Written by Christina Chang
Translated by Diana Chang
Edited by Ida Eva Zielinska
The clear and pleasant sounds of a harmonica drift through the Santa Cruz County Government Center’s atrium, like a soft breeze under Silicon Valley’s blue skies. The melody is reminiscent of a bird singing in the woods, to a beat evocative of waves breaking along California’s coast.
Sampson Wolfe, a survivor of the CZU Lightning Complex Fire in Santa Cruz, lowers his harmonica for a moment to say, “I don’t speak Chinese, but I want to play this music to express my gratitude to Tzu Chi volunteers. Thank you for your help.”
Sampson had just received a cash card and essential supplies at one of Tzu Chi USA’s wildfire disaster aid distributions in Santa Cruz County, and playing his harmonica was a heartfelt way of saying thanks.
Since mid-August, northern California has been affected by wildfires, and many surrounding areas have incurred severe damage. Tzu Chi USA’s Northwest Region volunteers held their first disaster relief distribution on September 13 and continued through into the next month, holding their sixth distribution on October 24.
That latest distribution, provided by a team of 24 participating Tzu Chi volunteers, benefited 123 individuals from 53 households. A total of $23,300 in cash cards were distributed, in addition to 122 cloth masks, 20 bags of Tzu Chi’s Jing Si Instant Rice, and 18 eco-blankets.
Letting Go of the Past and Looking Forward to a New Chapter
“I feel the freedom, I’m actually excited about this new chapter of my life,” said Diane Otter, a 75-year-old who came to Tzu Chi USA’s disaster aid distribution on crutches. Although she lost her house to the CZU Fire, Diane was facing the future with ease.
There was wisdom in her attitude, echoed in the Buddha’s teachings concerning such unexpected situations in life, which guide one to view whatever happens spiritually.
Diane and her 77-year-old husband, Lee Otter, who sat at her side peacefully participating in the conversation with volunteers, have been married for 50 years. Diane’s golden and Lee’s silver-grey hair shimmered under the autumn sun, while their eyes revealed the calm in how they face life and look upon the world – no matter the challenges that rear up along the path, substantial ones of late.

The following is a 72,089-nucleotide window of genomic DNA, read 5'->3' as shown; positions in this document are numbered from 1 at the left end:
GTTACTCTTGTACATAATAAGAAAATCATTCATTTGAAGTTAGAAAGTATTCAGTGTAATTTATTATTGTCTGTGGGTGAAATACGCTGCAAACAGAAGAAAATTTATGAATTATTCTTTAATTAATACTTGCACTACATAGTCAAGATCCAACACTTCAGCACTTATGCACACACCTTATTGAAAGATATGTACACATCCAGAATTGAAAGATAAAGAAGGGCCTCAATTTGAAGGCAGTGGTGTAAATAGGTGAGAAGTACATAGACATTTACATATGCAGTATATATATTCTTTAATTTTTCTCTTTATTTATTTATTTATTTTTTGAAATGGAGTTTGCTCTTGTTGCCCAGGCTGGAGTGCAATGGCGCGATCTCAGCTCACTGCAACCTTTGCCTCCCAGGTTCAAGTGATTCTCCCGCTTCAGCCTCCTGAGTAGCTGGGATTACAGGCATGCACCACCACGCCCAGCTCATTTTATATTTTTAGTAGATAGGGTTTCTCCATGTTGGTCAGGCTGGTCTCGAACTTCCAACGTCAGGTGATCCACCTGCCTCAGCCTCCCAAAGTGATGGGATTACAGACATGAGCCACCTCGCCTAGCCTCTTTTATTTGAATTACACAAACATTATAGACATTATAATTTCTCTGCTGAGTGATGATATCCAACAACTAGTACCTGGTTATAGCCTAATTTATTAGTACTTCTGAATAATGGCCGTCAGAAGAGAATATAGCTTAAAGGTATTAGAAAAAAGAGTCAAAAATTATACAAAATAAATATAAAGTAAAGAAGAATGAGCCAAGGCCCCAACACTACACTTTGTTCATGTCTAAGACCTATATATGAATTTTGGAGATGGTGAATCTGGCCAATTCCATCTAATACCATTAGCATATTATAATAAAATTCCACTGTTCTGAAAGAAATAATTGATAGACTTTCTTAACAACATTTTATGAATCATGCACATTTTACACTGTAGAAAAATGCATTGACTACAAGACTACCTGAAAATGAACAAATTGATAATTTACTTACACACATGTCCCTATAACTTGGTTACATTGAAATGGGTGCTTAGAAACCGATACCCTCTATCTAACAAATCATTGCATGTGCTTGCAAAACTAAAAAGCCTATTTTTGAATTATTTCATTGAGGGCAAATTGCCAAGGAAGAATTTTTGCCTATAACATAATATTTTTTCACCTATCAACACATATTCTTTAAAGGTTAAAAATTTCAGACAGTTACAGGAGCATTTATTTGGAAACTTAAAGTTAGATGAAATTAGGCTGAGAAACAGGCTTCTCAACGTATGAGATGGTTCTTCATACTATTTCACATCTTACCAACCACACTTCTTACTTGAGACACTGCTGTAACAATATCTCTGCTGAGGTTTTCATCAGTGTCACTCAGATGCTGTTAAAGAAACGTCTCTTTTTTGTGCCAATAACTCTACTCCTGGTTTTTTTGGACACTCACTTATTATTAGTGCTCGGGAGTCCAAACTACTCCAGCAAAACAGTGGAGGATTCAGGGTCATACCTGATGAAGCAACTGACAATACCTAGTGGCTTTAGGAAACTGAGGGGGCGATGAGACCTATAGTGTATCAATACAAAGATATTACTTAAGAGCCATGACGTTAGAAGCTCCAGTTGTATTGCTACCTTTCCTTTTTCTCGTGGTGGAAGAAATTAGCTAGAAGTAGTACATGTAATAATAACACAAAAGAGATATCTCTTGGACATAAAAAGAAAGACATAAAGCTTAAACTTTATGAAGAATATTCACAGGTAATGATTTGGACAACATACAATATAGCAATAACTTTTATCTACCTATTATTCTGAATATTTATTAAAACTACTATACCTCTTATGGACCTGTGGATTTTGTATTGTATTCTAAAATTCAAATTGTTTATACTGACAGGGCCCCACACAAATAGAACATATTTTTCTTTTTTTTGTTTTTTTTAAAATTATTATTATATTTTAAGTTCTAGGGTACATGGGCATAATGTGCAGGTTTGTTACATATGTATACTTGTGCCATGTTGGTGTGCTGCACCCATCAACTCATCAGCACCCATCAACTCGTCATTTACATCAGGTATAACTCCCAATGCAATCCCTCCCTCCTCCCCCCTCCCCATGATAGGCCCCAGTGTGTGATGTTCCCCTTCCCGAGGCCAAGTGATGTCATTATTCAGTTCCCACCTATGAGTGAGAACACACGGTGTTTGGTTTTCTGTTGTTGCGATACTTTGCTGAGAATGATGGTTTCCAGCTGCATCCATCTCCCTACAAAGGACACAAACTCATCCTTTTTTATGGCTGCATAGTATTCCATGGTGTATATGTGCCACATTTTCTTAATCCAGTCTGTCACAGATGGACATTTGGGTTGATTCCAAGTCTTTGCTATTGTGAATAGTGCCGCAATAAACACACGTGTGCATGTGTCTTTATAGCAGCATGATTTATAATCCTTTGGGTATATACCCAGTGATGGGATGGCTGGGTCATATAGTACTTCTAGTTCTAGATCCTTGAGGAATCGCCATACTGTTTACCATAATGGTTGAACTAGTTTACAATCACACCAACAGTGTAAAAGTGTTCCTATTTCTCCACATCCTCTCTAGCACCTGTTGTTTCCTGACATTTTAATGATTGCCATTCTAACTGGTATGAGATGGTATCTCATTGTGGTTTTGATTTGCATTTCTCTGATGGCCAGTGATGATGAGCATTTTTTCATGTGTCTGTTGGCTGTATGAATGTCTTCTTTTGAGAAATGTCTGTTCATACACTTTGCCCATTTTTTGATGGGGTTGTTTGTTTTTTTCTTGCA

Lee and Diane lived in a beautiful town near the Santa Cruz Mountains, surrounded by views and natural splendor. That is until the CZU Fire burned down their home and the bits and pieces collected over half a century since their marriage, approaching its 50th anniversary this year.
But the couple’s calm wasn’t shaken by the material tragedy, as they explained in unison, “We accepted all this almost immediately because hanging on to the things that have turned into ashes doesn’t help.” On the contrary, they see the loss of possessions as a chance to relive moments from the past; although the wildfire scorched things they’d accumulated, it couldn’t steal their good memories.
The only thing that made them sad was when they talked about their 17-year-old dog. As Lee and Diane fled the fire, the couple’s beloved pet was in the car with them but got sick due to the thick smoke it inhaled along the way of their escape. After a few days, the couple had to let the dog go humanely, and now mourn his passing, saying, “We will miss him because he’s a member of our family.”
As for their loss of inanimate objects, Lee and Diane took it in stride peacefully. When many of their neighbors felt sad about what had burned, Lee and Diane thought, “Do we need to buy the things we’ve lost? Do we really need these things?” They took the circumstances as an opportunity to reflect on their lifestyle after the wildfire and discover a greater simplicity, perhaps.
At nearly 80 years of age, Lee and Diane had accepted this as a new beginning, which they shared when they thanked Tzu Chi volunteers for providing immediate disaster aid: “We’re not attached to what we lost in the fire. We got our memories for life and our expectations to rebuild the future.”
Sharing the Blessings of Love
Sampson Wolfe, a Native American belonging to the Muscogee (Creek) Nation, had lived in a cabin in California’s Big Basin Redwoods State Park’s Little Basin Campground when the CZU Lightning Complex Fire struck. As he was away at the time, he had no chance of salvaging any belongings and everything he owned was lost in the blaze. Fortunately, he would soon be a care recipient at Tzu Chi’s disaster relief distribution in Santa Cruz.
Sampson was extremely thankful after receiving emergency aid from Tzu Chi USA, which included an eco-blanket. He explained that in his tribe, receiving a blanket as a gift represents an honor.
To express his gratitude for the blanket and everything else that Tzu Chi volunteers had given him, Sampson wanted to extend the same kind of love he felt he’d received. His way of doing that was through music and playing his harmonica for everyone at the distribution.